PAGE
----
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Dr. Lynn Bondurant to Discuss The Legacy of Apollo: 50 Years and Still Counting

National Archives at Kansas City

Union Station - Science City, 30 West Pershing Road, Kansas City, MO
Saturday, July 20, 2019 - 8:30 a.m. to 11:00 a.m.

On Saturday, July 20 at 8:30 a.m., the National Archives in partnership with Park University and Union Station-Science City, will host Dr. Lynn Bondurant who will discuss The Legacy of Apollo - 50 Years and still Counting. An admission fee is applicable and includes a screening following the lecture of CapCom Go! in the Extreme Screen Theater at Union Station. Tickets are available by calling 816-460-2020. This program will take place at Union Station - Science City, 30 West Pershing Road, Kansas City, MO.

In the Summer of 1969, the world watched as three Americans descended upon the moon in a spacecraft known as Apollo 11. Commander Neil Armstrong, lunar module pilot Buzz Aldrin, and command module pilot Michael Collins departed from Kennedy Space Center at Merritt Island, Florida on July 16, 1969. On July 20, the Apollo Lunar Module, known as Eagle, landed near the Sea of Tranquility on the Moon’s surface.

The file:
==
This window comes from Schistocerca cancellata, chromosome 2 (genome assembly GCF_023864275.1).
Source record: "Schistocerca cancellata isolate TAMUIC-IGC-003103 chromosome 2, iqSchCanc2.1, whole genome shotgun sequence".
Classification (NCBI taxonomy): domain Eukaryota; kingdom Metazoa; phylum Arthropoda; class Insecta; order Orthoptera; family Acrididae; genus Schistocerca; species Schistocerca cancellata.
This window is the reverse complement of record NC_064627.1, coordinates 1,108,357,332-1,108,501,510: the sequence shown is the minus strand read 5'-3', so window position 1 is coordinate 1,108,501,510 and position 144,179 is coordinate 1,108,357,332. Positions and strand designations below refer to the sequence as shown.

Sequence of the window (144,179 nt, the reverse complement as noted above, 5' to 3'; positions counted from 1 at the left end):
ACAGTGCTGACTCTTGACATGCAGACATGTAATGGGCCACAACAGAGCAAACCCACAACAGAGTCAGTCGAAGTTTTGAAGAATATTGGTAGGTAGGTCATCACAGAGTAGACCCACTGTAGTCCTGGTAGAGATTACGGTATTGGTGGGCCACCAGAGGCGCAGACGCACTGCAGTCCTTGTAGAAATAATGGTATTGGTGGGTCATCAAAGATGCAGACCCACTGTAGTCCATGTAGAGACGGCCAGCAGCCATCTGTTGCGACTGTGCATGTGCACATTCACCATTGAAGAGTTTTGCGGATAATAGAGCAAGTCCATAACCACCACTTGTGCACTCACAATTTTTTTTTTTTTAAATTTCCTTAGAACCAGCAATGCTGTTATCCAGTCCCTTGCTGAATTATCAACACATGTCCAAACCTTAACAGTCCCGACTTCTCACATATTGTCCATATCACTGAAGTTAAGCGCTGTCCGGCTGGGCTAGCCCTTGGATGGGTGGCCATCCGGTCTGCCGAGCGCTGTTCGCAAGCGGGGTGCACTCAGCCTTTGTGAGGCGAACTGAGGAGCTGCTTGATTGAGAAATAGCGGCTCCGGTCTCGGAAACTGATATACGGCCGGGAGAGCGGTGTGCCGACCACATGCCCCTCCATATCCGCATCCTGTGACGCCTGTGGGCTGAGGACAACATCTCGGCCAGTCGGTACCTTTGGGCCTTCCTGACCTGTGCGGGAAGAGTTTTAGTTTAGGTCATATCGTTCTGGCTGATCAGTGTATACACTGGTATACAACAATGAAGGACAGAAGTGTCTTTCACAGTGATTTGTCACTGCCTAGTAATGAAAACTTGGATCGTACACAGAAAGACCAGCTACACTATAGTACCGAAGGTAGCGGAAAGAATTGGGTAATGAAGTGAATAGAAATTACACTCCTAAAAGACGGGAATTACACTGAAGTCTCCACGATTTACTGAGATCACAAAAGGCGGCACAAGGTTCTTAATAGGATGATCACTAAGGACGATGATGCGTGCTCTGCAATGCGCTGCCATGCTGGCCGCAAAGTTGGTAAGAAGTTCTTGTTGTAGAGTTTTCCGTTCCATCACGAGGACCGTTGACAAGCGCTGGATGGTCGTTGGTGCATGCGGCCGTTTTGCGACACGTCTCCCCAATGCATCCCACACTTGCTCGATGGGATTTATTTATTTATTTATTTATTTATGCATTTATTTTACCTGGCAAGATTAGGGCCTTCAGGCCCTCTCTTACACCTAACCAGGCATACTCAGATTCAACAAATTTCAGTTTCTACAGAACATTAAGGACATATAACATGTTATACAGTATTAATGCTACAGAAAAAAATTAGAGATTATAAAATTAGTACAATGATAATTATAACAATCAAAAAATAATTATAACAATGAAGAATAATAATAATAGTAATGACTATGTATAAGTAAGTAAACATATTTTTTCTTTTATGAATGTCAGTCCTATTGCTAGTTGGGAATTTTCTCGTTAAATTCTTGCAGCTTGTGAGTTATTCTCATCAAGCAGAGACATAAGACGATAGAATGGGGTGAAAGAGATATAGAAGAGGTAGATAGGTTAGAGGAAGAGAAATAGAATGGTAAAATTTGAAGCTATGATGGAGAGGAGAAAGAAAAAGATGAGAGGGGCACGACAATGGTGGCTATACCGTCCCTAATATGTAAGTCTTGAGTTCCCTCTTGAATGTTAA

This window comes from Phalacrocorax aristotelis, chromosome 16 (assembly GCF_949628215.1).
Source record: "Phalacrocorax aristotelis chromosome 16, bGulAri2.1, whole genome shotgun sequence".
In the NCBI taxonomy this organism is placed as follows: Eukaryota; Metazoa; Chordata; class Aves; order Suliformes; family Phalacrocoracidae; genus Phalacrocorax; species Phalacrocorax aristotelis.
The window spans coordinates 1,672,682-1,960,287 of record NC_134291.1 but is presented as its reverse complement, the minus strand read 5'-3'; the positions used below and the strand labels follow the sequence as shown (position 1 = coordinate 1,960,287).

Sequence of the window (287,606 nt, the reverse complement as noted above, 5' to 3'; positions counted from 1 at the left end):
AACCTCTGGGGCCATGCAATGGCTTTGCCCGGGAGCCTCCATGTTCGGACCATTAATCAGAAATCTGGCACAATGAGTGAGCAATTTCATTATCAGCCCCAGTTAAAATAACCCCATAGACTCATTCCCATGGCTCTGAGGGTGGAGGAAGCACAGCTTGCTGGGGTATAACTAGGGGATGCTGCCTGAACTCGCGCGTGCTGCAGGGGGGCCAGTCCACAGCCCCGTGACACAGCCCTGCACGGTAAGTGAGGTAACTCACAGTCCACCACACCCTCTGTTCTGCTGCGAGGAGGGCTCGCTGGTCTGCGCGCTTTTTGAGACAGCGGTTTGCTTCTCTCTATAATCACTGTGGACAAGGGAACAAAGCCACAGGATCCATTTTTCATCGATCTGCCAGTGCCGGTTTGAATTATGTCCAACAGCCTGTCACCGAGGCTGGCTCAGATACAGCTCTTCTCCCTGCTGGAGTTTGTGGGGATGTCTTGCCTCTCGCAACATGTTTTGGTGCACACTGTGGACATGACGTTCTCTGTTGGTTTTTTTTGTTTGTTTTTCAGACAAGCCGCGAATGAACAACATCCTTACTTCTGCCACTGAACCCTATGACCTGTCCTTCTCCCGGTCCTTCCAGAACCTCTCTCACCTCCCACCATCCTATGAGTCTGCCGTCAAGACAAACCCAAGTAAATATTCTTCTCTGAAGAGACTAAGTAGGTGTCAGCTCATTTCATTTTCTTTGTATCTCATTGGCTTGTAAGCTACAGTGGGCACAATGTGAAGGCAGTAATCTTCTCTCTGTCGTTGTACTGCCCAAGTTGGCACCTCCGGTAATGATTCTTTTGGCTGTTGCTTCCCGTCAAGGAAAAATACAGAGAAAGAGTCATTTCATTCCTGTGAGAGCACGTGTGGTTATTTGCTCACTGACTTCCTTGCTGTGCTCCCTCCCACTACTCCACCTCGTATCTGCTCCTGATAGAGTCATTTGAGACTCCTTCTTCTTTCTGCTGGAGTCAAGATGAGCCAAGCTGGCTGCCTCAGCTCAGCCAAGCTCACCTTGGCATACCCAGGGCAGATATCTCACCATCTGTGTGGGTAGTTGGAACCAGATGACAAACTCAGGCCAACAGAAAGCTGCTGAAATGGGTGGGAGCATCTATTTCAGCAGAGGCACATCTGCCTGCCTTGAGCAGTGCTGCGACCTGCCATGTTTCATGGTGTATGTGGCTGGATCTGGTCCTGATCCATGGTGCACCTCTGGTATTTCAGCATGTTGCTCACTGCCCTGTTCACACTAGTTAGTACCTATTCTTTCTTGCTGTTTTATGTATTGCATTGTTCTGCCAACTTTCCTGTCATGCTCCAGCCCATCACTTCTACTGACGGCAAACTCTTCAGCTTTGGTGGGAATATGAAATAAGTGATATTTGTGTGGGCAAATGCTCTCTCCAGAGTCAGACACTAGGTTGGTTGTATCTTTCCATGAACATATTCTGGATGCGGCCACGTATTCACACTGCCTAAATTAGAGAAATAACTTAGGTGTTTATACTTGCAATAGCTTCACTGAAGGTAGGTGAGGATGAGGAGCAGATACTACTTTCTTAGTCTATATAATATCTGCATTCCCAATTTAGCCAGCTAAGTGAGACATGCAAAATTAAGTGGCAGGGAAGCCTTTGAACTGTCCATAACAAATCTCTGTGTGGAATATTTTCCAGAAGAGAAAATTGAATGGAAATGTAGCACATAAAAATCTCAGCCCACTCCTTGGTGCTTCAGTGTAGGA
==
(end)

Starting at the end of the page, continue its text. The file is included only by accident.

The Apollo program was known as Project Apollo and was the third round of human spaceflight initiatives carried out by the National Aeronautics and Space Administration, having been preceded by Project Mercury and Project Gemini. The program was focused on landing a man on the moon and returning him safely to Earth by the end of the 1960s as President John F. Kennedy had noted in an address to Congress in 1961.

The Apollo 11 crew spent a total of eight days in space, returning to Earth on July 24. Armstrong’s first step on the Moon’s surface was broadcast around the world while he described the experience as “one small step for man, one giant leap for mankind.”


Crew of Apollo 11

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